• As a final resort, spray. A foliar chemical spray is used in this process. Kocide 101 offers adequate restraint. Apply as directed by the manufacturer, at the prescribed rate. The ball moss will shrivel and die 5-7 days after being applied. However, it won’t fall off of the tree until there is enough wind to do so. As a result, it is advised to cut the dead wood first before spraying the foliage. In this manner, the majority of the ball moss will be eliminated, and you will simultaneously be caring for the tree.

Ball moss has a life indoors.

My plants thrive with a heavy misting twice or three times a day, don’t require any special temperatures, and grow indoors near an East-facing window. However, they can survive on MUCH LESS water. If you neglect to water it for a day or two, a week, or even a month, don’t worry about it! They recover without any issues!

In moss, can air plants survive?

They require strong lighting, particularly in northern areas. Put them in the room with the most natural light. However, they don’t require direct sunlight. The nicest rooms are those with windows facing south or east. A little bit of direct sunshine is acceptable, but stay away from the hot West or long periods in the sun. Because they are more humid than other rooms, light-filled bathrooms and kitchens are ideal locations for air plants.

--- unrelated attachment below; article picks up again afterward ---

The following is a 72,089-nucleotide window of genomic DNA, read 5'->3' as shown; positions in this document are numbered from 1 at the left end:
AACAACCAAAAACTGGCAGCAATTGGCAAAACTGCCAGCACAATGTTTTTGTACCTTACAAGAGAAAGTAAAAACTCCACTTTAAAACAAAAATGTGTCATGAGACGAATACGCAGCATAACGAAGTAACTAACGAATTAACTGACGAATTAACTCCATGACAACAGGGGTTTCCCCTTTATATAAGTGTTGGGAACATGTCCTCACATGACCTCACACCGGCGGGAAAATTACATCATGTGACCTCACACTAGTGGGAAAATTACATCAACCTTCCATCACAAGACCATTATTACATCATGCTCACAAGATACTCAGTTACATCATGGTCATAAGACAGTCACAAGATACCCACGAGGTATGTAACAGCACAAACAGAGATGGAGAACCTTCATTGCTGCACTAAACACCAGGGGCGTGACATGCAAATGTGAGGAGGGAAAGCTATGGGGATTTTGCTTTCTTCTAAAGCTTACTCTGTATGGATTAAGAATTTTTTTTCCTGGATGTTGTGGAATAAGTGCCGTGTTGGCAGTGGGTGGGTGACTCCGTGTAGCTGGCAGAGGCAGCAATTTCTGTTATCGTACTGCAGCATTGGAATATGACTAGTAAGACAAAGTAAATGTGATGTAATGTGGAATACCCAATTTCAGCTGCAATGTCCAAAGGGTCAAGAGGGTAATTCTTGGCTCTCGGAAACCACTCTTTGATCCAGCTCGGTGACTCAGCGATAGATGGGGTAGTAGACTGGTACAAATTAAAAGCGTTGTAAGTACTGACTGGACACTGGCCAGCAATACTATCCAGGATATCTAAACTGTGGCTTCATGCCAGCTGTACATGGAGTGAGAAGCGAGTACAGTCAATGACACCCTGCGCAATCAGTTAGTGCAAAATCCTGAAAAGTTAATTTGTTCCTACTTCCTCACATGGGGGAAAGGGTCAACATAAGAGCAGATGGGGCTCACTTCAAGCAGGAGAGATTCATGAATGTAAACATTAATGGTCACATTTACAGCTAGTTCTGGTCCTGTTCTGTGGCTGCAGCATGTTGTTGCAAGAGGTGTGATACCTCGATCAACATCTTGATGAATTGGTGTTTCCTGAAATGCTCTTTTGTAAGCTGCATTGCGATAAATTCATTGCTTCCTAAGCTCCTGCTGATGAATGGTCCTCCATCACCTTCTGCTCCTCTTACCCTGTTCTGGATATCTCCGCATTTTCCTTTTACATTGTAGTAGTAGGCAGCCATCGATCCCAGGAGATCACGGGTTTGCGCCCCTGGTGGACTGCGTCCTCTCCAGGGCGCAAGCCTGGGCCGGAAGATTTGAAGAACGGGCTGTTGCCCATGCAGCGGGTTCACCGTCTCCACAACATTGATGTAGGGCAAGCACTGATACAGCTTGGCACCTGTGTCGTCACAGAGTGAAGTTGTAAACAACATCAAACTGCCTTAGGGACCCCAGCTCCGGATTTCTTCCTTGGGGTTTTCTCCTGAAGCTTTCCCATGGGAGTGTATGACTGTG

Once each week, give your air plant a 15- to 20-minute soak while it is upside down. Make sure to soak every leaf. Shake the water out of the leaves after a bath, then place them somewhere where there is adequate airflow to dry.

The plant won’t dry out if you sprinkle the leaves a few times a week in addition to soaking them if the humidity in your home is low. When excessively dry, leaves will wrinkle or roll up.

Bromeliad fertilizer can be diluted and used to feed air plants (17-8-22). To the soaking or misting water, add the fertilizer.

Don’t surround an air plant with sphagnum moss. The moss might lead to decay because it retains too much moisture.

You may grow air plants outside. If the humidity level is low, they can require more frequent watering. Just prevent them from spending all day in the sun. The ideal lighting is indirect.

Although they are frequently used in terrariums, tillandsias don’t do well in those that are entirely enclosed or have excessive humidity. They are frequently positioned on a shelf or hung on a wall after being affixed (by glue or wire) to wood, stone, or cork.